A curiosity: The actor Dick Miller, a rumpled salt, has brightened up countless B-movies by showing up for a scene or two to reel off some exposition or maybe get gutted by a robot. Yet his own movie, the one about his years of B-brightening, the one inviting us to get to know the best thing in Piranha and Night of the Creeps and White Line Fever and dozens of Roger Corman's cheapies, is by design crafted to exclude the most singular element of a Miller appearance: pleased surprise. Miller can't from out of nowhere save a picture that's only about Miller from out of nowhere saving pictures.

That Guy Dick Miller is a cheery and likable film, one that bops along the surface of its story with lots of interviews, too-quick film clips and spazzy-quirky-tootling music meant to let us know how fun all this is. (Worse than the music: animated sequences such as the one where Miller is pooped on by a monkey.)

Some testimonials offer insight: Leonard Maltin speaks (too briefly) about Miller's on-screen presence, and Corman and Joe Dante, Miller's twin champions, toast all he brings to a film, off screen and on. A veteran performer by the early '70s, Miller got cast by young bucks such as Dante and John Sayles in the second wave of Corman pictures out of fondness for Miller's work in the first. (He often wore the same pink jacket, movie after movie.)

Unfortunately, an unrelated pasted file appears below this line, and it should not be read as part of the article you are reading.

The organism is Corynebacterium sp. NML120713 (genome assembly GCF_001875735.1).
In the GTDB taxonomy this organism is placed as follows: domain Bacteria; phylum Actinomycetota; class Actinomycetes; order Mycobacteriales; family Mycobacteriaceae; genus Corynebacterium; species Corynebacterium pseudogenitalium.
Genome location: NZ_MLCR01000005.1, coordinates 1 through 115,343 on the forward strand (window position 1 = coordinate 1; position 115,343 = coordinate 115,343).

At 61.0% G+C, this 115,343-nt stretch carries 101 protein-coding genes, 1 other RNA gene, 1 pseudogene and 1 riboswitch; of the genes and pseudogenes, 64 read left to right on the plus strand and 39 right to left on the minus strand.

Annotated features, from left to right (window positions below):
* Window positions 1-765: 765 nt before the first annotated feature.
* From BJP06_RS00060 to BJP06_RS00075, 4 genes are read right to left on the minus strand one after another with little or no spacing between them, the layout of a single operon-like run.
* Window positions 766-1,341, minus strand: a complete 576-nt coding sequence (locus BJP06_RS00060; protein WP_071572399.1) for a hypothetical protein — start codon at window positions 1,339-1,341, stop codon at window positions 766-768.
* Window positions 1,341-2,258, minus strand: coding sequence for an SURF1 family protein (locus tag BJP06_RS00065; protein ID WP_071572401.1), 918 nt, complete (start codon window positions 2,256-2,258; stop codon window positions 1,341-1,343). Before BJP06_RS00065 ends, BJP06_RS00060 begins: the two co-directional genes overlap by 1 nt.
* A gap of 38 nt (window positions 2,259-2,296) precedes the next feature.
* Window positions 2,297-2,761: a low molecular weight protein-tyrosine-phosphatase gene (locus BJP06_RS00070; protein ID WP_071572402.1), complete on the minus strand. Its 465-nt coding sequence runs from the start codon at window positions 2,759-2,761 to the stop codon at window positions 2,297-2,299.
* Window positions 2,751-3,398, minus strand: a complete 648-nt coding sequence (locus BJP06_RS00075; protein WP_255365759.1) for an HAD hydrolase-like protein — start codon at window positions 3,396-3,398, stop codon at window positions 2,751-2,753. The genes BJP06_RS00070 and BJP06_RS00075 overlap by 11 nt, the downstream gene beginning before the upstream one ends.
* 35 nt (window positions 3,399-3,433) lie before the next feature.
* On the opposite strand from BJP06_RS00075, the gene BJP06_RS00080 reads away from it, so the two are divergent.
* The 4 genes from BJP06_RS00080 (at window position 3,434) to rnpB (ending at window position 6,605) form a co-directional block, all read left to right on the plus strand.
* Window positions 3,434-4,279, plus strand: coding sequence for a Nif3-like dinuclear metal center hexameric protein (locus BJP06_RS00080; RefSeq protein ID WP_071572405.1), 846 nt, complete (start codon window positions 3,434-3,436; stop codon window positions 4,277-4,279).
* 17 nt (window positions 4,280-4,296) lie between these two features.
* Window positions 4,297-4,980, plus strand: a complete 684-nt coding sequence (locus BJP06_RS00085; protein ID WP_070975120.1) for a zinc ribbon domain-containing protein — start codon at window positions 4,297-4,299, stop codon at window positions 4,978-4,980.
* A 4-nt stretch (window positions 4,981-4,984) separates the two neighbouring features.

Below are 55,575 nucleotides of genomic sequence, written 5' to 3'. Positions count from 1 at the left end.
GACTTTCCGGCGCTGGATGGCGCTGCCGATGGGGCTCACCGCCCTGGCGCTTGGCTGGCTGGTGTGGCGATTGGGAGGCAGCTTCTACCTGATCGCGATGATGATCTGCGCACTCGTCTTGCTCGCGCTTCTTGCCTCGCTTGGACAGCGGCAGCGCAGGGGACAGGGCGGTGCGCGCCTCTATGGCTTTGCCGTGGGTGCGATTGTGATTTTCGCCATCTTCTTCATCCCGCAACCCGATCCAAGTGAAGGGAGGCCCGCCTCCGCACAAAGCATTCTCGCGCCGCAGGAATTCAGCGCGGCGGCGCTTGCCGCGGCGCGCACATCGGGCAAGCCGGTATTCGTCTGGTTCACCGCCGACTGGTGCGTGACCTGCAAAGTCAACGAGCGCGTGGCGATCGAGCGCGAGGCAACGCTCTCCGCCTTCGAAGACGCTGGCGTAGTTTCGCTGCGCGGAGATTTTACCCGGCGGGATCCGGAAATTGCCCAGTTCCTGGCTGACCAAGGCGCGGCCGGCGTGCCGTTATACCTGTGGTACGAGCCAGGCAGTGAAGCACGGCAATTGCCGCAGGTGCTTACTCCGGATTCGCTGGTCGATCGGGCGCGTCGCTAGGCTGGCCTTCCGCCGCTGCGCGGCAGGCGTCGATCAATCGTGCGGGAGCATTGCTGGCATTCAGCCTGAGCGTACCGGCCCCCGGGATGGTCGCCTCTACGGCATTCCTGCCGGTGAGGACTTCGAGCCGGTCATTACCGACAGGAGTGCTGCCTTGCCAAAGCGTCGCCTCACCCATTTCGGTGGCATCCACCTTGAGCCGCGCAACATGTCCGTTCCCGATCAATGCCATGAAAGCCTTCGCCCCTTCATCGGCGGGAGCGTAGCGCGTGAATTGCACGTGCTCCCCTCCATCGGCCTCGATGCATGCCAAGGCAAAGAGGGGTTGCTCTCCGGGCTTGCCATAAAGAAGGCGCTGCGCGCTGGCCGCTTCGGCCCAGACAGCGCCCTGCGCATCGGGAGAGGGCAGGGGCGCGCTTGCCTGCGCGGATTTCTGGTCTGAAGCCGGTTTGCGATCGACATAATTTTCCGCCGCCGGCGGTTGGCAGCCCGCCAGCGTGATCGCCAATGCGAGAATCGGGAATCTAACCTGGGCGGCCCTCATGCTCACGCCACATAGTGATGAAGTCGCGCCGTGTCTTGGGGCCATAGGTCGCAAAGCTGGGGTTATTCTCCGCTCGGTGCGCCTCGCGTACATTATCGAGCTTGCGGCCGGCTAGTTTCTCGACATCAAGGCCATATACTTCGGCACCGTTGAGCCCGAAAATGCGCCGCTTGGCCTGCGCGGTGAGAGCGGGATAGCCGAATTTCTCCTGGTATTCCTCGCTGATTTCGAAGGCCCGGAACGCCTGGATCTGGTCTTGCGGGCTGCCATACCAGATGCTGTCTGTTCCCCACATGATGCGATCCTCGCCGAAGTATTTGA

But Dante and company make it clear they never considered casting Miller again and again to be a mere in-joke, à la Sam Raimi's lucky Oldsmobile or the way the sound design teams on the Lucas/Spielberg productions of yesteryear insisted on working in a Wilhelm Scream. Miller, we learn, brought a loose and inspired professionalism to the set, and he could tear through more words in a minute of screen time than almost anyone else — and make those words swing. So when he peddles forsaken lore in Dante's The Howling, he's not just there because genre freaks will be happy to see him. He's there because nobody sells that stuff better, or with more offhand charm.

Miller evinces that charm in present-day interview segments, and the chance to hang with him (and his wife, Lainie Miller, a hoot) lends the film some vitality. But That Guy Dick Miller flings too many quick clips at us, never offering the chance to relish his work across a full scene — and certainly never replicating the experience of what it's like to have him appear and briefly jolt the dead flesh of a New World stinker to life. (And the doc is distractible, letting the cast of Gremlins blather on about how difficult the shoot was rather than what Miller does in the movie.)

For that reason, That Guy Dick Miller might work best as a fans-only affair: The best way to get to know and appreciate his peppery turns is to grind through the films where his name's not in the title. Check out late-'50s Corman stuff, such as Sorority Girls, War of the Satellites or the threadbare yet grand A Bucket of Blood, the rare film in which Miller starred. Or find Dante's nostalgic mayhem: The Howling, both Gremlins pictures and the schmucks-amuck trash-flick spree Hollywood Boulevard, co-directed with Allan Arkush.

THAT GUY DICK MILLER | Directed by Elijah Drenner | IndieCan

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